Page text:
1. Aug 3, 2013

### Lasha

Well here's my question: what does really "create" chaos?jump between attractions?Can one sit and produce a function which will determine the chaos?
P.S
my question migh seem a little stupid just because I'm still trying to get a general sense of everything.
Thanks.

2. Aug 3, 2013

### Filip Larsen

Starting with (one possible) definition of what is required to have chaos, you can deduce that a dynamical system must have all three properties mentioned in [1]: sensitivity to initial conditions, topological mixing, and dense periodic orbits. While people, as also mentioned on the wikipedia page, mostly associate chaos with sensitivity on initial conditions (that is, that the flow along a trajectory near an attractor is diverging in at least one direction) the other two properties are also needed as its fairly easy to make example of systems that satisfy two of the three, but are not chaotic.

So, one possible answer to what I think you are asking about, is that you need all those 3 properties to create a system that exhibit chaos. As also mentioned on that page, this means that a continuous system must have at least three independent states and have at least some non-linearity. For discrete systems (i.e. maps) a one-dimensional system can be chaotic if its non-linear (like for example the logistic map).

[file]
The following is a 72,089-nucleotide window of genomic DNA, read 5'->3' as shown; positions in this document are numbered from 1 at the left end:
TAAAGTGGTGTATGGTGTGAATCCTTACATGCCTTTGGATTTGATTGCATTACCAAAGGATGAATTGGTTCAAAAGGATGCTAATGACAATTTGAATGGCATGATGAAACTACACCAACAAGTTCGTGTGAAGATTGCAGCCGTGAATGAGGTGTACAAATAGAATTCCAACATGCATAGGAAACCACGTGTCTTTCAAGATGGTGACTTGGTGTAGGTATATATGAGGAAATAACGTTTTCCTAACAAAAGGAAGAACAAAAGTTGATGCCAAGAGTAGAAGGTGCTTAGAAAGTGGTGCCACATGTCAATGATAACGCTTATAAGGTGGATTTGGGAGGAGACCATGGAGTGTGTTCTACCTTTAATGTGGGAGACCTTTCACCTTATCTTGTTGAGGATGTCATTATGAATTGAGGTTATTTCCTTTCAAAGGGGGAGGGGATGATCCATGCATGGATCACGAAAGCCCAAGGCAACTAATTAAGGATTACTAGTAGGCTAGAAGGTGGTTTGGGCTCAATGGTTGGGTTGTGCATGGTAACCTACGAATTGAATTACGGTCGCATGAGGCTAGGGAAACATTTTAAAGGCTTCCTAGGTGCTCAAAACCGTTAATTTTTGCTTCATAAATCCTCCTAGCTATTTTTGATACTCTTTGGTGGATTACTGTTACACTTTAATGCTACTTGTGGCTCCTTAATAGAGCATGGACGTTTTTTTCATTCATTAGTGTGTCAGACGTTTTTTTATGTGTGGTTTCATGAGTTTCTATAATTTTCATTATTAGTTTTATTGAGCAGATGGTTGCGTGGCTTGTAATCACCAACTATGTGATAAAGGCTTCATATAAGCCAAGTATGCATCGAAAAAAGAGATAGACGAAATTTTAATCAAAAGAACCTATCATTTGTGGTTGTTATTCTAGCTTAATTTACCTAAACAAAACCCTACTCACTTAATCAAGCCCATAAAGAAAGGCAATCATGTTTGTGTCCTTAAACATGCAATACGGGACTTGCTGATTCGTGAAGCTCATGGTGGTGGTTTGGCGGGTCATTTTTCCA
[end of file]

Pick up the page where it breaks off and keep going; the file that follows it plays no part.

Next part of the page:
[1] http://en.wikipedia.org/wiki/Chaos_theory

3. Aug 15, 2013

### Pythagorean

In the literature, the number one quantitative evidence of chaos is a positive maximum Lyapunov exponent (i.e. Filip Larsen's "sensitivity to initial conditions").

Stephen Strogatz [1] has perhaps the most popular known criteria:

1) It must be a deterministic system
2) Solutions are irregular (not periodic or steady state)
3) Sensitivity to initial conditions

All you can really demonstrate quantitatively, given 1), is 3) with a positive maximum Lyapunov exponent. 2) is a rather subjective condition, and sometimes systems don't appear irregular, but actually are.

If the system is deterministic, there will be no jumping between attractors. There are cases where there is what Karl Firston calls a "complex attractor" and the trajectory will move around different parts of the attractor, giving the appearance that the underlying attractor is changing, but since it's a deterministic system with fixed parameters, the underlying attractor cannot change, and trajectories will always approach the attractor who's basin they are in. Anyway, you can have chaos in a system with just one chaotic attractor.